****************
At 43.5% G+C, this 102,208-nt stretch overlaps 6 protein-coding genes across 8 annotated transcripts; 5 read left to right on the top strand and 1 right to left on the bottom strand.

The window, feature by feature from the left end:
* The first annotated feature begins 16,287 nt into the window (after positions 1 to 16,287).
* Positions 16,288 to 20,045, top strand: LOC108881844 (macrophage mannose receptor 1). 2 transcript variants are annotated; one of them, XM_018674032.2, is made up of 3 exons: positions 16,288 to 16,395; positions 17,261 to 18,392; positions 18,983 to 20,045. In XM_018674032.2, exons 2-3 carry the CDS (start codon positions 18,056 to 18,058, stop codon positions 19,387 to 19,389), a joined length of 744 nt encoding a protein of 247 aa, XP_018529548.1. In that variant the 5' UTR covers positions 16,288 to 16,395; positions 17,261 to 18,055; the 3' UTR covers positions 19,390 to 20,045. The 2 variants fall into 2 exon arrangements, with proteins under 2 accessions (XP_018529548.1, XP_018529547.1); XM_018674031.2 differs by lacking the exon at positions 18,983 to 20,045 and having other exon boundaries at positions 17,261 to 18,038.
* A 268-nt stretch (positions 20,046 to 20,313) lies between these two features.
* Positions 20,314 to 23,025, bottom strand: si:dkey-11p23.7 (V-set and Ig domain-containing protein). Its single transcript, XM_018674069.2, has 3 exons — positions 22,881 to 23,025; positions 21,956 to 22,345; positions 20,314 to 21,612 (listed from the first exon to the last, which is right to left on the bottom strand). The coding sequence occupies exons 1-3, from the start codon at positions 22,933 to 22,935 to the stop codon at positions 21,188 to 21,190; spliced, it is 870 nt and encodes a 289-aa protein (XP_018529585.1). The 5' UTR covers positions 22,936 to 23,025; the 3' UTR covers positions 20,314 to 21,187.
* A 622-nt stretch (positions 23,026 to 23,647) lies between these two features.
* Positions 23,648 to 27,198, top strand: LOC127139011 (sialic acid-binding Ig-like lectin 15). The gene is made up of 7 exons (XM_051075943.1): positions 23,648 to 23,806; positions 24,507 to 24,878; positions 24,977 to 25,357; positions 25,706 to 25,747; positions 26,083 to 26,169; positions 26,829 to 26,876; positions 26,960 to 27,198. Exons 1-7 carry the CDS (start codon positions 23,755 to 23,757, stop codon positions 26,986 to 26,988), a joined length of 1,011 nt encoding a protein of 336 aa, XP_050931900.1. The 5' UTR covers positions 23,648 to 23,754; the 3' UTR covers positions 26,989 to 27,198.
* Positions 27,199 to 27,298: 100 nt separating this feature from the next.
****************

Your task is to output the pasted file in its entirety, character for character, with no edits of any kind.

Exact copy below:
At 43.5% G+C, this 102,208-nt stretch overlaps 6 protein-coding genes across 8 annotated transcripts; 5 read left to right on the top strand and 1 right to left on the bottom strand.

The window, feature by feature from the left end:
* The first annotated feature begins 16,287 nt into the window (after positions 1 to 16,287).
* Positions 16,288 to 20,045, top strand: LOC108881844 (macrophage mannose receptor 1). 2 transcript variants are annotated; one of them, XM_018674032.2, is made up of 3 exons: positions 16,288 to 16,395; positions 17,261 to 18,392; positions 18,983 to 20,045. In XM_018674032.2, exons 2-3 carry the CDS (start codon positions 18,056 to 18,058, stop codon positions 19,387 to 19,389), a joined length of 744 nt encoding a protein of 247 aa, XP_018529548.1. In that variant the 5' UTR covers positions 16,288 to 16,395; positions 17,261 to 18,055; the 3' UTR covers positions 19,390 to 20,045. The 2 variants fall into 2 exon arrangements, with proteins under 2 accessions (XP_018529548.1, XP_018529547.1); XM_018674031.2 differs by lacking the exon at positions 18,983 to 20,045 and having other exon boundaries at positions 17,261 to 18,038.
* A 268-nt stretch (positions 20,046 to 20,313) lies between these two features.
* Positions 20,314 to 23,025, bottom strand: si:dkey-11p23.7 (V-set and Ig domain-containing protein). Its single transcript, XM_018674069.2, has 3 exons — positions 22,881 to 23,025; positions 21,956 to 22,345; positions 20,314 to 21,612 (listed from the first exon to the last, which is right to left on the bottom strand). The coding sequence occupies exons 1-3, from the start codon at positions 22,933 to 22,935 to the stop codon at positions 21,188 to 21,190; spliced, it is 870 nt and encodes a 289-aa protein (XP_018529585.1). The 5' UTR covers positions 22,936 to 23,025; the 3' UTR covers positions 20,314 to 21,187.
* A 622-nt stretch (positions 23,026 to 23,647) lies between these two features.
* Positions 23,648 to 27,198, top strand: LOC127139011 (sialic acid-binding Ig-like lectin 15). The gene is made up of 7 exons (XM_051075943.1): positions 23,648 to 23,806; positions 24,507 to 24,878; positions 24,977 to 25,357; positions 25,706 to 25,747; positions 26,083 to 26,169; positions 26,829 to 26,876; positions 26,960 to 27,198. Exons 1-7 carry the CDS (start codon positions 23,755 to 23,757, stop codon positions 26,986 to 26,988), a joined length of 1,011 nt encoding a protein of 336 aa, XP_050931900.1. The 5' UTR covers positions 23,648 to 23,754; the 3' UTR covers positions 26,989 to 27,198.
* Positions 27,199 to 27,298: 100 nt separating this feature from the next.